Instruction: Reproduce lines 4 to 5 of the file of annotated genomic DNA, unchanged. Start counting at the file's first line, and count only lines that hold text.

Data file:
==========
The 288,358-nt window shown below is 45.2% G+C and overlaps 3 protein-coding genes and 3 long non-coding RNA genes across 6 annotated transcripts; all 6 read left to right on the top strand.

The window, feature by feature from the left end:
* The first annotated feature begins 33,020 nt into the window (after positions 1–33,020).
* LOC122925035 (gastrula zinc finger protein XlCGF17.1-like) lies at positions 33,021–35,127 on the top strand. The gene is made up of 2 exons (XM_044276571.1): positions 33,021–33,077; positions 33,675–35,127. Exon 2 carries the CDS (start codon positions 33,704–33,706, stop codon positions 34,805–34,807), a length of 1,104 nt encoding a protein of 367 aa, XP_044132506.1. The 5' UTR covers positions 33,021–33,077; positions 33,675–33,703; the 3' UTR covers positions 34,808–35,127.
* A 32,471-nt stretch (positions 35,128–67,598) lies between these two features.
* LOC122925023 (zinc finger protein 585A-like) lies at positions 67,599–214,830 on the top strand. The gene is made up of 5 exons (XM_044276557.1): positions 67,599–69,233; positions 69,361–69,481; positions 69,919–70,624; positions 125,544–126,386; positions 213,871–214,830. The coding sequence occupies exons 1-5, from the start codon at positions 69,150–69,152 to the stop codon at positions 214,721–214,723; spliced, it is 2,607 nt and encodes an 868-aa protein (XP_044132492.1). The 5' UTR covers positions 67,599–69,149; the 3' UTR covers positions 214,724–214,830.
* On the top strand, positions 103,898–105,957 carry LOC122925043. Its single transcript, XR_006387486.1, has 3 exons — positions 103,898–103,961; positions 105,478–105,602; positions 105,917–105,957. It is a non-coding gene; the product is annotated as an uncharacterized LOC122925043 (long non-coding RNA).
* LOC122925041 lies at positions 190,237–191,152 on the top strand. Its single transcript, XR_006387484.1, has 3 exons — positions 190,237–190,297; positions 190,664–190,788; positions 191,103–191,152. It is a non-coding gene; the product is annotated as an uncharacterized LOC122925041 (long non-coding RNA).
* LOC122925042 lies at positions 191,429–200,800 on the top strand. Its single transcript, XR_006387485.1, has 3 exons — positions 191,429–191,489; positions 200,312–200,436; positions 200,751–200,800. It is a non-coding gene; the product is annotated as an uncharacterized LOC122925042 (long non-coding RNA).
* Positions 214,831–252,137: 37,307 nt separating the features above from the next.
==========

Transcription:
* LOC122925035 (gastrula zinc finger protein XlCGF17.1-like) lies at positions 33,021–35,127 on the top strand. The gene is made up of 2 exons (XM_044276571.1): positions 33,021–33,077; positions 33,675–35,127. Exon 2 carries the CDS (start codon positions 33,704–33,706, stop codon positions 34,805–34,807), a length of 1,104 nt encoding a protein of 367 aa, XP_044132506.1. The 5' UTR covers positions 33,021–33,077; positions 33,675–33,703; the 3' UTR covers positions 34,808–35,127.
* A 32,471-nt stretch (positions 35,128–67,598) lies between these two features.